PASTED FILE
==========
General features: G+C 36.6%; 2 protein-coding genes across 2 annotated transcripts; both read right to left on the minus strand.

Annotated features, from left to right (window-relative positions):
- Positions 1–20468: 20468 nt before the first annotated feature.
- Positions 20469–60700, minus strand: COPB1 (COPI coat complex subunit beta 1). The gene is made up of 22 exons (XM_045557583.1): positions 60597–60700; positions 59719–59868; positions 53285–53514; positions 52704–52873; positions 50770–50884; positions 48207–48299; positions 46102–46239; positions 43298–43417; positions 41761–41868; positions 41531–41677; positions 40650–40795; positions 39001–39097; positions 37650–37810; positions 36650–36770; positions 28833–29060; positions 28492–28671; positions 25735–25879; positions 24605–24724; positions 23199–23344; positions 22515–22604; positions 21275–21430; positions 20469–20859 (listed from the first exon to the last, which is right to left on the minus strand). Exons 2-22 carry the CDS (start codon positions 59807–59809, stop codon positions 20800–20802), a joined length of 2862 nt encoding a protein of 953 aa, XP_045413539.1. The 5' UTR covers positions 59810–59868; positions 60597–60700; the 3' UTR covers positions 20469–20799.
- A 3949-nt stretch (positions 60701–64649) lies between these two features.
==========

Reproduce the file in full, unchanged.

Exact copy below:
General features: G+C 36.6%; 2 protein-coding genes across 2 annotated transcripts; both read right to left on the minus strand.

Annotated features, from left to right (window-relative positions):
- Positions 1–20468: 20468 nt before the first annotated feature.
- Positions 20469–60700, minus strand: COPB1 (COPI coat complex subunit beta 1). The gene is made up of 22 exons (XM_045557583.1): positions 60597–60700; positions 59719–59868; positions 53285–53514; positions 52704–52873; positions 50770–50884; positions 48207–48299; positions 46102–46239; positions 43298–43417; positions 41761–41868; positions 41531–41677; positions 40650–40795; positions 39001–39097; positions 37650–37810; positions 36650–36770; positions 28833–29060; positions 28492–28671; positions 25735–25879; positions 24605–24724; positions 23199–23344; positions 22515–22604; positions 21275–21430; positions 20469–20859 (listed from the first exon to the last, which is right to left on the minus strand). Exons 2-22 carry the CDS (start codon positions 59807–59809, stop codon positions 20800–20802), a joined length of 2862 nt encoding a protein of 953 aa, XP_045413539.1. The 5' UTR covers positions 59810–59868; positions 60597–60700; the 3' UTR covers positions 20469–20799.
- A 3949-nt stretch (positions 60701–64649) lies between these two features.